Empirical Knowledge, Mind Mappings and Naturalism

Social Sciences in China (Chinese Edition)

No.5, 2013


Empirical Knowledge, Mind Mappings and Naturalism



Yin Jie and He Hua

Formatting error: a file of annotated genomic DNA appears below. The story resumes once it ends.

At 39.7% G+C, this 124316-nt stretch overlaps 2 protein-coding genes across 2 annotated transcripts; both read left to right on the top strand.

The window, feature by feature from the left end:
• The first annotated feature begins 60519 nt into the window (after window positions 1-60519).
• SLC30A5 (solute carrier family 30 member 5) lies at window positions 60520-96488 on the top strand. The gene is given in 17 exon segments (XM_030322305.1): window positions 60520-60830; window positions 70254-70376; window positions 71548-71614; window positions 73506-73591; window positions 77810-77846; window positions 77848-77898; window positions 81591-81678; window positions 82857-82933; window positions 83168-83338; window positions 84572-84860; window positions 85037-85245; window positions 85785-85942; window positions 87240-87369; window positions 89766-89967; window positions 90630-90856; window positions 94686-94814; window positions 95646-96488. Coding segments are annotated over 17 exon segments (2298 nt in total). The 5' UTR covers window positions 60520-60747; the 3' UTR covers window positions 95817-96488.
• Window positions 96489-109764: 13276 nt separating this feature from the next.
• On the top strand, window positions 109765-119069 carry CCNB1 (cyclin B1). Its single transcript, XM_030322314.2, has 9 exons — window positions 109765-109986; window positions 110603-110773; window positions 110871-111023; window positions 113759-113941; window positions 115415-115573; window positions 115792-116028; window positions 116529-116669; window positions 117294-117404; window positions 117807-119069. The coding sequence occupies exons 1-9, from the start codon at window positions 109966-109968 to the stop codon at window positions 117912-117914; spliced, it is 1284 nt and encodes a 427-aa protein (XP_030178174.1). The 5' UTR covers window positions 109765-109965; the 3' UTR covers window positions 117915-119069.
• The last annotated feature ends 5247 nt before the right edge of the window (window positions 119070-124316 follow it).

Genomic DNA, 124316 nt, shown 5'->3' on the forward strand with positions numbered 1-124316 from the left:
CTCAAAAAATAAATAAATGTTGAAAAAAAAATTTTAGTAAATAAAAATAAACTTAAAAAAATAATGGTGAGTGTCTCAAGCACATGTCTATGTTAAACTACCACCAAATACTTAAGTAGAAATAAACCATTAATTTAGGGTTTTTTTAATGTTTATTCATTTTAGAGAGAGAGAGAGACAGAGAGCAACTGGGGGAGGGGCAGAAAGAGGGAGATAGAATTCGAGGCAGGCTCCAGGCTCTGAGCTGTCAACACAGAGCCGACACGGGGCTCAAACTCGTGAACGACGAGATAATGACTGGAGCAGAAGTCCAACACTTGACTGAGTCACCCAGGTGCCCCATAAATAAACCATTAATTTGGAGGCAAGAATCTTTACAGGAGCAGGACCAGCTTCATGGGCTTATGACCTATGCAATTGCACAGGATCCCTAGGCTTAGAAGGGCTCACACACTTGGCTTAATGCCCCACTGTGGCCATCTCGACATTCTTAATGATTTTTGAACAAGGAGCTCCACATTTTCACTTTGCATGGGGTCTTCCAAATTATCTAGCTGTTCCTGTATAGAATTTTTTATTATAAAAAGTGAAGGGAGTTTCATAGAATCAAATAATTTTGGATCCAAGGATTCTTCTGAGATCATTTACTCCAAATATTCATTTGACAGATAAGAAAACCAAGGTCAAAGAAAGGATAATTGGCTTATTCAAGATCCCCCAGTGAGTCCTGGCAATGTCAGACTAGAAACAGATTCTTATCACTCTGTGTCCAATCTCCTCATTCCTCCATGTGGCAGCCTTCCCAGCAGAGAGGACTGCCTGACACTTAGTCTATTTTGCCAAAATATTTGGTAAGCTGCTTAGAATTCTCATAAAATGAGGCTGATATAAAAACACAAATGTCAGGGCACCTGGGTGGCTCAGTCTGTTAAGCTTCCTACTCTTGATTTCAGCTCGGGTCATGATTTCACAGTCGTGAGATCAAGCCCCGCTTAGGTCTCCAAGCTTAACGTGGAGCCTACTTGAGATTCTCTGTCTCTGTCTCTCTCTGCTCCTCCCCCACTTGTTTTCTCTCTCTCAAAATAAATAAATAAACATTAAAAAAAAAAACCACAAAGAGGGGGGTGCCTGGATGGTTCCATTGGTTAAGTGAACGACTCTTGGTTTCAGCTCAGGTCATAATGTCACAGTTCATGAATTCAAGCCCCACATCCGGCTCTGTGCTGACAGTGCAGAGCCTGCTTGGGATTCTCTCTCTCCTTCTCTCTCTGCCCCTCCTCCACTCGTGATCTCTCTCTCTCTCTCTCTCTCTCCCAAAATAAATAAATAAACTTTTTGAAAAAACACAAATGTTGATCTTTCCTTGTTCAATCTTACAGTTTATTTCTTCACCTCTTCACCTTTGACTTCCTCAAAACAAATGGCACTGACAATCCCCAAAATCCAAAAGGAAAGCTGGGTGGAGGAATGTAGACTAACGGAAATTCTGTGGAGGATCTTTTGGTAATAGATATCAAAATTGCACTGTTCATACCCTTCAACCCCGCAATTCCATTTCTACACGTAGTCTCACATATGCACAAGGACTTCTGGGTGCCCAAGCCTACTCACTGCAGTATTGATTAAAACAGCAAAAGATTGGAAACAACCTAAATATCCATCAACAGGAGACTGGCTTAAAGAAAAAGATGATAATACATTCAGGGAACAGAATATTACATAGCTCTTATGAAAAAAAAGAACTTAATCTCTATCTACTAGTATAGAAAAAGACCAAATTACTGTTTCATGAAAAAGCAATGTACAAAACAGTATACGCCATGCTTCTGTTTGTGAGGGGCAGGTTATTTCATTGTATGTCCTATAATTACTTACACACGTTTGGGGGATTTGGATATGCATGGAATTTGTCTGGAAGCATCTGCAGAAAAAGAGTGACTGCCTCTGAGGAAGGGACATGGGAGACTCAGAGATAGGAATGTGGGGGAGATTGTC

Unless we can explain the relationship between the mind and the external world, we will not be able to offer legitimate evidence for the condition whereupon knowledge is established. Hence, there exists a tension between how the mind perceives and how knowledge is constituted. This tension can be traced back to the Cartesian tradition of philosophy, which essentially was to interpret how ideas are linked with the world, and how the relationship between knowledge and the world is ascertained. Analytical philosophy demonstrates, though in an indirect way, the tension between mind and knowledge in the language-world dichotomy. Empiricism advocates that experience is the prerequisite of knowledge, and calls for a reflection on the legitimacy of the various roles of experience in knowledge condition. Philosophers tend to pursue the attributes of the mind from the perspective of transcendental philosophy such as scientism and naturalism, and to provide an explanation for the legitimacy of the experiential basis of knowledge constitution. In the major schools of contemporary empiricism, the issue of experiential knowledge is explicitly extended to that of philosophy of mind, such that there emerges a converging tendency between the theory of knowledge and the philosophy of mind.